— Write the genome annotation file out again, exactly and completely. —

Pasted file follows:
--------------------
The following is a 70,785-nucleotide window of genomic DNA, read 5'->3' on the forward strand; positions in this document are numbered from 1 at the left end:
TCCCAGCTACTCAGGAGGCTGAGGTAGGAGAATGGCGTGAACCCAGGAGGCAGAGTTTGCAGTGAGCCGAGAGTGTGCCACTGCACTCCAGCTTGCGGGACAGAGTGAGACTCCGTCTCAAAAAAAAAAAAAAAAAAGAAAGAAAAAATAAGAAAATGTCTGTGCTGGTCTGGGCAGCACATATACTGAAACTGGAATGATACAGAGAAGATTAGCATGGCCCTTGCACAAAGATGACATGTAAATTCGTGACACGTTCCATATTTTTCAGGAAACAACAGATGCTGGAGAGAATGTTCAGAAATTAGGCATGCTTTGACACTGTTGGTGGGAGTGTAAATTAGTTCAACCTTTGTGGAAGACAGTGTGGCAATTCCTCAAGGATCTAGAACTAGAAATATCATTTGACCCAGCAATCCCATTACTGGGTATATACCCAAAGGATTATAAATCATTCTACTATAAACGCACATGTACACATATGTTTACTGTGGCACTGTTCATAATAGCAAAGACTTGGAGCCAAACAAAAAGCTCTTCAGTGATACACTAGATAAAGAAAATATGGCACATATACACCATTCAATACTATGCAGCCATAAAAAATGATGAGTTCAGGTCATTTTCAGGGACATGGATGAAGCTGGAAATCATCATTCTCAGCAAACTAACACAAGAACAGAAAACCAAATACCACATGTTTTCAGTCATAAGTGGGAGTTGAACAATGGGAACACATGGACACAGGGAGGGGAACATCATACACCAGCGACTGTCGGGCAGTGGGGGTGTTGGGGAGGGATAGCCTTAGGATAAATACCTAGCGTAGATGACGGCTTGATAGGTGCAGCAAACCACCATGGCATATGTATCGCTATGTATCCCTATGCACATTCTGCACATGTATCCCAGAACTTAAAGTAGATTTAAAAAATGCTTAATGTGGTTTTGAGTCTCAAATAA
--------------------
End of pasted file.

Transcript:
The following is a 70,785-nucleotide window of genomic DNA, read 5'->3' on the forward strand; positions in this document are numbered from 1 at the left end:
TCCCAGCTACTCAGGAGGCTGAGGTAGGAGAATGGCGTGAACCCAGGAGGCAGAGTTTGCAGTGAGCCGAGAGTGTGCCACTGCACTCCAGCTTGCGGGACAGAGTGAGACTCCGTCTCAAAAAAAAAAAAAAAAAAGAAAGAAAAAATAAGAAAATGTCTGTGCTGGTCTGGGCAGCACATATACTGAAACTGGAATGATACAGAGAAGATTAGCATGGCCCTTGCACAAAGATGACATGTAAATTCGTGACACGTTCCATATTTTTCAGGAAACAACAGATGCTGGAGAGAATGTTCAGAAATTAGGCATGCTTTGACACTGTTGGTGGGAGTGTAAATTAGTTCAACCTTTGTGGAAGACAGTGTGGCAATTCCTCAAGGATCTAGAACTAGAAATATCATTTGACCCAGCAATCCCATTACTGGGTATATACCCAAAGGATTATAAATCATTCTACTATAAACGCACATGTACACATATGTTTACTGTGGCACTGTTCATAATAGCAAAGACTTGGAGCCAAACAAAAAGCTCTTCAGTGATACACTAGATAAAGAAAATATGGCACATATACACCATTCAATACTATGCAGCCATAAAAAATGATGAGTTCAGGTCATTTTCAGGGACATGGATGAAGCTGGAAATCATCATTCTCAGCAAACTAACACAAGAACAGAAAACCAAATACCACATGTTTTCAGTCATAAGTGGGAGTTGAACAATGGGAACACATGGACACAGGGAGGGGAACATCATACACCAGCGACTGTCGGGCAGTGGGGGTGTTGGGGAGGGATAGCCTTAGGATAAATACCTAGCGTAGATGACGGCTTGATAGGTGCAGCAAACCACCATGGCATATGTATCGCTATGTATCCCTATGCACATTCTGCACATGTATCCCAGAACTTAAAGTAGATTTAAAAAATGCTTAATGTGGTTTTGAGTCTCAAATAA